Skeleton Park neighbourhood resident Jamie Swift placed a bit of informative information – a message from Fridays for Future – onto a shiny new Mercedes 700-series ultra-luxury ride. It was parked in front of the main Royal Bank branch on downtown Princess Street. The car was sitting in a pay and display zone. It sported no evidence of its owner having paid, displaying scofflaw hubris.
The overpaid RBC big boss, CEO and President David McKay, was in town to speak at Queen’s. The University’s Finance Association announced breathlessly that it was “incredibly excited” to welcome Mr. McKay to Queen’s.
The pamphlet informed Mr. McKay (and his chauffeur) that, under his tutelage, the Royal Bank is the fifth largest funder of fossil fuels in the world, having provided $208 billion to fossil fuel companies since 2016. Just in case he was unaware.
Someone called the cops, apparently anxious about the intentions of the scary group of Fridays for Future protestors, most of whom were seniors. When one concerned citizen asked an equipment laden officer why the car had not been ticketed for flagrant violation of the law, she replied that ticketing is not her job; it’s up to by-law enforcement. Asked if she had or would be calling said enforcers, she offered no reply.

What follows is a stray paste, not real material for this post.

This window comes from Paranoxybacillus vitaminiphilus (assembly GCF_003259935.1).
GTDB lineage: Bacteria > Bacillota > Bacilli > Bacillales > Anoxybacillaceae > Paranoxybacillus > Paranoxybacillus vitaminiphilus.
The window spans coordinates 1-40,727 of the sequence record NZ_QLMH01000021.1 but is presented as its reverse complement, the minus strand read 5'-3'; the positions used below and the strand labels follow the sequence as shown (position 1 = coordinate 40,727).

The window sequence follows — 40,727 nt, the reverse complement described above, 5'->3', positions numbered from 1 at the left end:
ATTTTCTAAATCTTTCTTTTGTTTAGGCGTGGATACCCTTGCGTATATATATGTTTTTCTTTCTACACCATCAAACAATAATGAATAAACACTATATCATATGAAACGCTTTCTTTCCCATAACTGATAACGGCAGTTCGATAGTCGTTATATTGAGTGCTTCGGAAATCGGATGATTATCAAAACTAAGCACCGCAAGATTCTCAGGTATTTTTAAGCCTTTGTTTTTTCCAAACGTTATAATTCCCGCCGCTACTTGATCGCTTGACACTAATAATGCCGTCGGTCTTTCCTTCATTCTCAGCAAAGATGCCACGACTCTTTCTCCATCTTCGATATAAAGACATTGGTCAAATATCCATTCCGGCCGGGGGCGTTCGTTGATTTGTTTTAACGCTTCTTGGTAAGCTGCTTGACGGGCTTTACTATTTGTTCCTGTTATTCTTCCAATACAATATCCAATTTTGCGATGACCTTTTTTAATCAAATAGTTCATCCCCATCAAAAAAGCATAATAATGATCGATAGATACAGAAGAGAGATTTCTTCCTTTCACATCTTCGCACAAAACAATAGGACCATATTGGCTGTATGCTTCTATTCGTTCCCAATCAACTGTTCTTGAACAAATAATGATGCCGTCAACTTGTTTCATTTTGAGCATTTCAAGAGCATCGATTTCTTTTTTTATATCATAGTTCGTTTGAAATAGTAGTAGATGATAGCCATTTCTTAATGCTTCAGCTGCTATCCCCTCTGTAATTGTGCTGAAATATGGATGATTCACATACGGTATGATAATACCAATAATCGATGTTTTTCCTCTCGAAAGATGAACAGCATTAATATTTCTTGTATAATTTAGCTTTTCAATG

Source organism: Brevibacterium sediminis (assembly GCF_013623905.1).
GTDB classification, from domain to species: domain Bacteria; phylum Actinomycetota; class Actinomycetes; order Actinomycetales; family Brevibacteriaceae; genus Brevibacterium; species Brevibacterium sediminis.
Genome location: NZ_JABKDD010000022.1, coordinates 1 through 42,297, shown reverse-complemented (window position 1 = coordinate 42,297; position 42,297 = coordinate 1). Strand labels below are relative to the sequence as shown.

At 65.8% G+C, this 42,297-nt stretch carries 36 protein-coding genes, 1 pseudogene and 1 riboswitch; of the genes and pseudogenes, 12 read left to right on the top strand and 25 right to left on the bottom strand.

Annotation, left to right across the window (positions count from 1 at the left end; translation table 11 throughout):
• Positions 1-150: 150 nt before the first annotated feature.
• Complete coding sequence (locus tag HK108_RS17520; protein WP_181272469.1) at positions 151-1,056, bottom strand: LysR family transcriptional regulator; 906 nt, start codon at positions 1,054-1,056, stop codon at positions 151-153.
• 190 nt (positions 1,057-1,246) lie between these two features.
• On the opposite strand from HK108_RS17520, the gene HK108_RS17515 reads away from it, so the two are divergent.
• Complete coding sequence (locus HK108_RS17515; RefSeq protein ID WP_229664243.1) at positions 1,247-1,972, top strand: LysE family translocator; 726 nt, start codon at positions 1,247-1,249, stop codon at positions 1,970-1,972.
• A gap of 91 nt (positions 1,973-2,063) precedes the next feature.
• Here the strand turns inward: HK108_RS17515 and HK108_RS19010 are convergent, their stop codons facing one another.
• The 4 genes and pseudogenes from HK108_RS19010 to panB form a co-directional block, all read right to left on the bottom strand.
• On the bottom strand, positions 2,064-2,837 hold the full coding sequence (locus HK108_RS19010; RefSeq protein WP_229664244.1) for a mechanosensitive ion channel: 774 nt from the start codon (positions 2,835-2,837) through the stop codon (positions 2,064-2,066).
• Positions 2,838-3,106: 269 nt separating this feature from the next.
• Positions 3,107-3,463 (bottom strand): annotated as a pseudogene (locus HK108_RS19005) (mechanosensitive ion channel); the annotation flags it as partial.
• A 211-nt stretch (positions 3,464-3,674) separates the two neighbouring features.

When Mr. McKay arrived, a bank employee greeted him with a lush floral bouquet.
The bank boss suffered a pandemic-induced pay cut in 2020. His compensation (as they say) plummetted 1.5 per cent to just under $13.5 million.
Swift recently joined Seniors for Climate Action Now. The November 5 visit of the boss of Canada’s most profitable company coincided with the crucial COP-26 climate breakdown conference in Glasgow.
(photo courtesy of Paul Gervan)
by Jamie Swift
Wayne Westfall: Artist. Activist. Mentor. Comrade. Born Aug. 15, 1948, in Point Edward, Ont.; died Jan. 12, 2020, in Kingston, Ont., of a medically assisted death; aged 71.
On the morning of Wayne Westfall’s death, carefully planned with his small band of intimate friends, someone mentioned cremation. “I yearn for the urn,” he deadpanned. Wayne had a sly sense of humour, often aimed at himself. Sitting in Kingston’s Skeleton Park, he would toss his head back and smack the side of his wheelchair at someone’s witty remark. The Sarnia native had 10 siblings, an honours degree in chemistry and a Masters of Social Work. After two years in Sierra Leone with CUSO, he lived much of his life with quadriplegia, the result of a 1979 climbing accident in Alaska. Locked up in a broken body, Wayne had such a remarkable sense of himself that his next climbing journey became stunningly successful. He emerged from his broken self, rekindling a compassionate heart and boundless curiosity, his shining intellect and joyful sense of wonder.